Circling Back

by Philip Goldberg

In the 1960s, I was a radical activist, working to end racial discrimination, the Vietnam War, and other social horrors. At the same time, I was trying to find answers to the Big Questions—Who am I? What am I doing here?—and to figure out how to live a more meaningful life than the ones modeled by the grownups around me. It was a tall order, wrestling with all of that, and one by one the sources I turned to for wisdom—Freud, Marx, sociology, politics—each came up short. Then, like many others in that period, I stumbled upon the teachings that were first articulated in ancient India and were later rendered in modern language by giants of the East and the West. One day, in a gallery of Buddhist statuary, I gazed at the faces of Buddhas and Boddhisatvas and thought, “Whatever those guys had, I want it.”

I read everything about mysticism and Eastern philosophy I could get my hands on. It all seemed rational and pragmatic to me, and it did not require that I accept anything on faith, just test out the methods in the laboratory of my own consciousness and see what worked. In 1968, between the assassinations of Martin Luther King and Bobby Kennedy, I decided I needed a meditation practice, so I followed the Beatles’ lead and learned Transcendental Meditation. I soon added asanas and pranayama, and I was off and running.

My personal life rapidly transformed. I found a measure of reliable peace; I rediscovered joy; I restored the health I’d jeopardized with self-destructive habits; I started moving in a more positive direction. I continued my political activities, but I grew increasingly disillusioned with them, largely because my fellow activists did not exactly walk the talk of peace and freedom. One afternoon, at a meeting to plan a march on Washington, I witnessed outbursts that came close to violence; displays of misogyny that would embarrass the crudest of frat boys today; and ego trips and power games that make the U.S. Congress look like a Quaker meeting. I thought, “Wow, if the revolution comes, these lunatics will run the asylum!”

I went directly from that meeting to a group meditation. There, I saw serene people interacting with friendliness and good cheer. The choice before me couldn’t have been plainer. I turned away from political action and plunged headlong into the pursuit of enlightenment. Not that I abandoned my ideals; I just shifted from political activism to spiritual activism. I had come to see that it was basically an inside job, and social change would not come about in the absence of individual transformation. I quit my job and got trained as a meditation teacher. We would change the world one mantra at a time. The next period of my life was glorious. People started learning yoga and meditation by the thousands, and in my narrow circle everyone appeared to be evolving rapidly. Surely, a sublime new consciousness would dawn, and with it a new world.

Among the most blissful times I had in the early seventies were weekends leading meditation retreats in a rundown former Jesuit monastery in the Berkshires, named Shadowbrook. In my memory bank is a vivid montage of that place, with the landscape shifting from glistening white to pastel spring to emerald summer to the blazing reds and oranges of autumn. And another memory: a dark night of the soul on the last weekend I spent at Shadowbrook. I plummeted from bliss to blisters, as a relationship, my living arrangements, and my health fell apart at the same time. I felt angry and let down. Hadn’t I been promised that all my psychological and emotional baggage would get burned off in the fires of yoga?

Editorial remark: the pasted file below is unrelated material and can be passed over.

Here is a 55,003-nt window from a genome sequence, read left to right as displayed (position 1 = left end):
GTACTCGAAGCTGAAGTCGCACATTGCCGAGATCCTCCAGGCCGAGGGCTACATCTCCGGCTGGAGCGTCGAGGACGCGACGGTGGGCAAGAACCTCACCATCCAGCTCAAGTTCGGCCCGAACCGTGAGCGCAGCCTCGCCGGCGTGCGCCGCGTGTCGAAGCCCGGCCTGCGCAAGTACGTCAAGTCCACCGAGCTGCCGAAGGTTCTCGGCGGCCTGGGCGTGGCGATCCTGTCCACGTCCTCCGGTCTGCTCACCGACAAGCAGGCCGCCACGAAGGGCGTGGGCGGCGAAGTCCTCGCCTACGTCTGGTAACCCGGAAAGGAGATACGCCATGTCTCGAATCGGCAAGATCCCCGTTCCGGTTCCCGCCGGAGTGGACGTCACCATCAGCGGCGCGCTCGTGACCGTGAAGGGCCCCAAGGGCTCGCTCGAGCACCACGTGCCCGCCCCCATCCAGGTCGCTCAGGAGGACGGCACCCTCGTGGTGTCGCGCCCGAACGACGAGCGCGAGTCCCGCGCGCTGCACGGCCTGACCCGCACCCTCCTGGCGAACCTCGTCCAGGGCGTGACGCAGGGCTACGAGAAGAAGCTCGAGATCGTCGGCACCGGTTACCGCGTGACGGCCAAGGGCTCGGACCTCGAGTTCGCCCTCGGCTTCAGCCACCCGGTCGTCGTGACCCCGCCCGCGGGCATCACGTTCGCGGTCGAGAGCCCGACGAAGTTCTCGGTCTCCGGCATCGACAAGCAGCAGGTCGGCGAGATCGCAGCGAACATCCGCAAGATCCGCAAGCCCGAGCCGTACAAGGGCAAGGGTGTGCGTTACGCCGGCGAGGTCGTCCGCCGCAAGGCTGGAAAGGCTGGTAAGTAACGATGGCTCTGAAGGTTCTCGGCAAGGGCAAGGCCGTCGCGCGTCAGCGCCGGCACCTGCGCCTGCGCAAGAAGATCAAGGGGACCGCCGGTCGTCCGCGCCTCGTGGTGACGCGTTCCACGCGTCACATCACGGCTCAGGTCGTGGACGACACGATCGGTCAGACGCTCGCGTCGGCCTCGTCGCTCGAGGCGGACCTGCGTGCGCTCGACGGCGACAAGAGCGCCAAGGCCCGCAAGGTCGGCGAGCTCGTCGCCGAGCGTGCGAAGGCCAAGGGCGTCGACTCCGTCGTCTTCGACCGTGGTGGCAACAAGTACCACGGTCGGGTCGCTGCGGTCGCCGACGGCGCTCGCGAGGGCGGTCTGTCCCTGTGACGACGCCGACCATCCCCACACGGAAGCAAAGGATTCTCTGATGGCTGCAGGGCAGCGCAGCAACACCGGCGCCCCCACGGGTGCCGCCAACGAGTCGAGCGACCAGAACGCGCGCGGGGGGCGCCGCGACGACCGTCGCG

Well, actually, I hadn’t been promised that. I only thought I had, because I wanted it to be true. The revelation came late one night, in my spare, silent, monastic room. I opened the Bhagavad Gita, and came upon one of my favorite passages, the one that says enlightened yogis have “equanimity in loss and gain, in pleasure and pain, in victory and defeat.” And it dawned on me: it does not promise no loss, no pain, no defeat. It does not say that yogic life is a straight linear progression of more and more joy. No, life’s ups and downs, with all their shocks and bumps and bruises, will always be there, even if fewer and less severe. The yogi’s job is to cultivate the capacity to roll with it all in equanimity and, part of that task, it occurred to me, is to face our baggage honestly and deal with it. When I drove to the Massachusetts Turnpike that Sunday, I wasn’t as bubbly as I’d been on previous Shadowbrook weekends, but I was decidedly more mature.

Shadowbrook, of course, became Kripalu. When I drive onto the grounds this month, it will no doubt boggle my mind to think that four entire decades have passed since I last taught in that location. I will reflect on the dream that many of us shared 40 years ago, and take satisfaction in knowing that it has, to some extent, come to pass: the teachings of the great masters and sages have indeed changed the world, and Kripalu’s success is one piece of evidence. At the same time, it will be disheartening to realize that the transformation of millions of lives has not yet added up to the big-time social change we had hoped for, as a glance at any newspaper will verify.

I remain convinced that it is, fundamentally, an inside job. But I’m perplexed by how to marry individual spiritual growth to collective transformation. That might be the great challenge of our era. Maybe teaching in the deep Berkshire silence will once again spark an insight into one of the mysteries of the path.

Philip Goldberg is the author or co-author of numerous books; a public speaker and workshop leader; and a spiritual counselor, meditation teacher and ordained Interfaith Minister.  

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